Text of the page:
Our 9 Favorite Brazilian Dishes In NYC

9 of the very best Brazilian dishes in NYC.
Our 9 Favorite Brazilian Dishes In NYC image

photo credit: Adam Friedlander

There are great Brazilian spots all over NYC, and most offer menus that run the gamut of the country’s well-known dishes. But considering those dishes range from cheese bread and fried chicken croquettes, to seafood stews and spit-roasted meats, it’s no surprise that some places do certain things better than others. To help you cherry-pick the very best, we’ve come up with nine non-negotiable, must-order Brazilian dishes in NYC.

The Spots


West Village

$$$$Perfect For:BrunchCasual Weeknight DinnerDate NightDrinking Good CocktailsLunchOutdoor/Patio Situation
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Just as someone can only be nominated once per category at the Oscars, restaurants can only be highlighted for one dish in this guide. And just like this rule prevented Leo from a The Departed nomination in 2007, it’s keeping Berimbau from occupying multiple spots here. With that said, if you only order one dish at this West Village spot, it should be the feijoada. The slow-simmered bean stew is packed with pork, which has the pull-apart texture you’d expect from stewed meat, and the bark and smoke rings you’d find after a slow-cook in a smoker. Top it with some of the bacon-studded farofa that comes on the side, and you’ll have NYC’s best version of Brazil’s most famous dish.

Leg of Lamb

Opt for the rodizio (all-you-can-eat) option at this Hell’s Kitchen steakhouse, and the barrage of grilled meats will continue as long as you leave your coaster green-side-up. Fight the temptation to hoard meats like hibernation awaits on the other side of the feijoada bar, at least until you’ve had a chance to try the juicy, incredibly gamey leg of lamb.



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Xinxim de Galinha

The different elements of this xinxim de galinha don’t need each other to be successful, but you know what? Neither did Bill Hewlett and Dave Packard, and yet put in the same garage, they formed the birthplace of Silicon Valley. When combined at Casa, the tender stewed chicken absorbs flavors from the rich shrimp sauce, the tomatoes and cilantro make the jumbo shrimp taste like a beachside appetizer, and the dende oil-based stew with vegetarian farofa turns a side of white rice into one of the best dishes on the table.


The moqueca at Favela Grill in Astoria is made with as much tender fish, juicy tomatoes, and bright herbs as any version of this fish stew in the city. But what lifts this one above the others is the pirão served on the side. With some rice and farofa, the thick blend of cassava flour and fatty pan drippings is as delicious as what you scoop out of the big stone pot next to it.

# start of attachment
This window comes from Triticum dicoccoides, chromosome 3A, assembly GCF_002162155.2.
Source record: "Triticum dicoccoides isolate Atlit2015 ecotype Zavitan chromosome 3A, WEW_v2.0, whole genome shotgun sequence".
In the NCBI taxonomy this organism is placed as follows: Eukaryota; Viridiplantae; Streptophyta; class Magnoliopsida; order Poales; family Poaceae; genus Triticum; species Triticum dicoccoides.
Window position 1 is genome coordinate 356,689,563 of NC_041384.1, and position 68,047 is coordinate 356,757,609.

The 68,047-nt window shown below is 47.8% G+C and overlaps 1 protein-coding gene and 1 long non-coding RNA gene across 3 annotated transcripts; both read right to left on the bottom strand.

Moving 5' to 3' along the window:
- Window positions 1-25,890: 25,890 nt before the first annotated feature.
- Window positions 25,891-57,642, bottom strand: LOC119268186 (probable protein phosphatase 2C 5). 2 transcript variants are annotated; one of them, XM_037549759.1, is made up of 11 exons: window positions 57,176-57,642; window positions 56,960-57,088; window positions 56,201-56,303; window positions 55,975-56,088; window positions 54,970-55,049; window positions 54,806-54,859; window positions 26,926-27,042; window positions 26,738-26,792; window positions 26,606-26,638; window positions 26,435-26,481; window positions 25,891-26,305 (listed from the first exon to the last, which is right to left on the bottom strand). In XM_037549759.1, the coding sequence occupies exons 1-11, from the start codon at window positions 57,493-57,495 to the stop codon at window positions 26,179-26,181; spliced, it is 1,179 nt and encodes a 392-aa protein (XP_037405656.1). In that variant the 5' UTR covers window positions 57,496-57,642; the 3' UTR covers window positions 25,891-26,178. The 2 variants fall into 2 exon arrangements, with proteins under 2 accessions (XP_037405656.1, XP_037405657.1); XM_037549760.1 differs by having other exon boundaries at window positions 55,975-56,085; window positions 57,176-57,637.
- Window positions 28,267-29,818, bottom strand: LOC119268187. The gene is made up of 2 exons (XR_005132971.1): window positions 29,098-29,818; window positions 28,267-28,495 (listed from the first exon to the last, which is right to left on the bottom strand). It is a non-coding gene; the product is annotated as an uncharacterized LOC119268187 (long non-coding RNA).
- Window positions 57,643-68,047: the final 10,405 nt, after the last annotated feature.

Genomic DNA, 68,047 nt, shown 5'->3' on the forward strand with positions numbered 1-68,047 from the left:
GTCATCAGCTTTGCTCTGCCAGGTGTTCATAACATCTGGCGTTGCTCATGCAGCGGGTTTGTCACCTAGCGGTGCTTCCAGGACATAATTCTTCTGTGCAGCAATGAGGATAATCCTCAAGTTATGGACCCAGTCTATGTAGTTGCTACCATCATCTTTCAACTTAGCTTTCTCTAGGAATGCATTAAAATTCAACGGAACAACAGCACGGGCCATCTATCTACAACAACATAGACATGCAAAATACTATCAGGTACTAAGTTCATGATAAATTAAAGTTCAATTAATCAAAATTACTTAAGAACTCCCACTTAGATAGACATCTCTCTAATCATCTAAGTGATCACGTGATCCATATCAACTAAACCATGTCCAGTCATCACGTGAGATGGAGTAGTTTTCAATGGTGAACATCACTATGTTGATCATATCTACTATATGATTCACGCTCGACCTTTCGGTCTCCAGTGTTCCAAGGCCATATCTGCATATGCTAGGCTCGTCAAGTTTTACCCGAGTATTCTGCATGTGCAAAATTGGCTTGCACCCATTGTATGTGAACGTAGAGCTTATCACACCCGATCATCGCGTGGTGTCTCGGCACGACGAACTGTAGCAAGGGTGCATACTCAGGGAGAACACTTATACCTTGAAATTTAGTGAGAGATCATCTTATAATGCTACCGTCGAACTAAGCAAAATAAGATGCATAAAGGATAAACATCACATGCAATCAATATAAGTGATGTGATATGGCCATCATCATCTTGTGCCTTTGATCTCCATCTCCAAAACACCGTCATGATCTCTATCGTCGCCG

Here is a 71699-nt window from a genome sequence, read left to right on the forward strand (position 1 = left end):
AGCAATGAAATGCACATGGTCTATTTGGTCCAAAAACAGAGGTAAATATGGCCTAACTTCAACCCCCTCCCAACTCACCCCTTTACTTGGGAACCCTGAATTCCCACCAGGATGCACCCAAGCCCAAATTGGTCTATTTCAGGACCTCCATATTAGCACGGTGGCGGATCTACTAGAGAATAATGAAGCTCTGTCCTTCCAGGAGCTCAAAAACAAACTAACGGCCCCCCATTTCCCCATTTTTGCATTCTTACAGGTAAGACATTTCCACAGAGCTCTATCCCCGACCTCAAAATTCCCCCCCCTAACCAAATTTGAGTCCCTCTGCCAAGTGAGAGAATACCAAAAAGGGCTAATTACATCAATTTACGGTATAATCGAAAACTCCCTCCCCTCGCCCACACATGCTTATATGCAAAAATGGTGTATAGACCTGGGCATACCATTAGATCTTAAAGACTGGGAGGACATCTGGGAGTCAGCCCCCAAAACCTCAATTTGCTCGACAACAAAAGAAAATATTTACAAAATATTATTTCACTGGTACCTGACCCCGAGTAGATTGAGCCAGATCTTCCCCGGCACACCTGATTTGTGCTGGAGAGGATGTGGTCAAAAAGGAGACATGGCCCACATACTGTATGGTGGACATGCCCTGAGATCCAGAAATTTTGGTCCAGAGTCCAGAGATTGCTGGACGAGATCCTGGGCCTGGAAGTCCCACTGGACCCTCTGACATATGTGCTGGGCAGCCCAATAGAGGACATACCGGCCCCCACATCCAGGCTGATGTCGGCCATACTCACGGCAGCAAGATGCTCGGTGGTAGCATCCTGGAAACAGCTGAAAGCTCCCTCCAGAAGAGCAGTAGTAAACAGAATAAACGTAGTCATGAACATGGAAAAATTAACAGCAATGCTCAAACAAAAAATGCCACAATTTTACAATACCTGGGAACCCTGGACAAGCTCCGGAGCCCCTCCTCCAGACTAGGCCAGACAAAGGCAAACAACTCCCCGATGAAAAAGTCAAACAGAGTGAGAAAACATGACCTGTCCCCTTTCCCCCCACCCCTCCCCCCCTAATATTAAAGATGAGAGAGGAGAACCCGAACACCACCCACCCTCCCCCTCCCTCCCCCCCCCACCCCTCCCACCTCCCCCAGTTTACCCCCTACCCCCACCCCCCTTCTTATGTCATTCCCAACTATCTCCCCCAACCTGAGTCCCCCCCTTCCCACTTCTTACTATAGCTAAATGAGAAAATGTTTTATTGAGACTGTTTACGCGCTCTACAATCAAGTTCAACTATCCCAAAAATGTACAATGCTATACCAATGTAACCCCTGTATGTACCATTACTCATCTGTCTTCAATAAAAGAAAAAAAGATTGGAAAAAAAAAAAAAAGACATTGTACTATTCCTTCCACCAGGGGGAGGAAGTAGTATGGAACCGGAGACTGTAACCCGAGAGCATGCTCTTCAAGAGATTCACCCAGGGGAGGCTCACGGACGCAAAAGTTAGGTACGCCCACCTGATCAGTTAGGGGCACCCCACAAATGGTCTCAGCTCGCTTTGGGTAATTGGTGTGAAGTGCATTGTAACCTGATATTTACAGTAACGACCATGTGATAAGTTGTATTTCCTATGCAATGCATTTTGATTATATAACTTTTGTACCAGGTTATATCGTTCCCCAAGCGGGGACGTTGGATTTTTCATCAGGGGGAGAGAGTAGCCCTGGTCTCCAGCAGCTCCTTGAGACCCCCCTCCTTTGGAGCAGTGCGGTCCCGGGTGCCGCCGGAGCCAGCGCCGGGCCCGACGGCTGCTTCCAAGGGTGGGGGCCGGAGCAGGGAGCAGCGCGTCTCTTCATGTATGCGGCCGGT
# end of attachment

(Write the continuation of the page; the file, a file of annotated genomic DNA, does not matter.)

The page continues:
If you try all 20 or so of the brigadeiro flavors at this Soho bakery, two things will inevitably happen. First, you’ll have an Augustus Gloop-level chocolate-fueled reckoning, and second, you’ll conclude that the coconut truffles (beijinhos) are best. Inside the bite-sized sphere coated in sweet coconut flakes, there’s a blend of condensed milk and butter that changes from solid to liquid the instant you take a bite.

Wagyu NY Strip

Our table was split. Some people opted for this Midtown steakhouse’s rodizio experience, while others were willing to forgo the promise of endless roasted meats in exchange for some Wagyu New York strip. The rodizio crew scoffed at paying twice as much for 20 ounces of steak, and they said it was “style over substance” when the servers carved the meat tableside, sprinkled salt from overhead, and presented it all on a sizzling salt block. When we all tasted the Wagyu, we immediately fell into agreement - this NY strip is the best thing here. That meat is so rich that 20-ounces seems like 40, and is better than anything you’ll get with the rodizio.

Pão de Queijo

Baked cheese bread isn’t in the business of tasting bad, and Brazil’s version is no exception. But considering most pão de queijo is some degree of delicious, we’d hesitate before sending you out of your way solely for that. That is, unless Santo Bruklin in Carroll Gardens happens to be out of your way. The outsides of the two baseball-sized rolls crack when you pick them up, and despite dense and cheesy insides, they pull apart like freshly baked croissants. What really separates this version, though, is the side of soft, ground, spicy ’nduja that’d be a must-order snack on its own.

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Burlington Coat Factory undersells with its name. After all, electric coffee grinders and ornamental soap holders don’t exactly have a lot to do with outerwear. Rice ‘N’ Beans takes a similar approach. You should go to this small spot in Hell’s Kitchen expecting great rice and beans, but you’ll be very pleasantly surprised when you find that they’ve absorbed a ton of flavor from the five types of meat - bacon, sausage, pork ribs, pork shoulder, and carne seca - that they’re served inside of the feijoada.


Your meal at Beija Flor should start with salgadinhos. Now that we’ve saved you a bit of time, use it to decide how you want to construct your five-piece appetizer sampler. The good news is no matter how many cheese, chicken, or cured beef fritters you choose, you’ll pat yourself on the back for a situation well-handled, especially if you douse them all in the bright, herb-filled mayo that comes on the side.

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Suggested Reading

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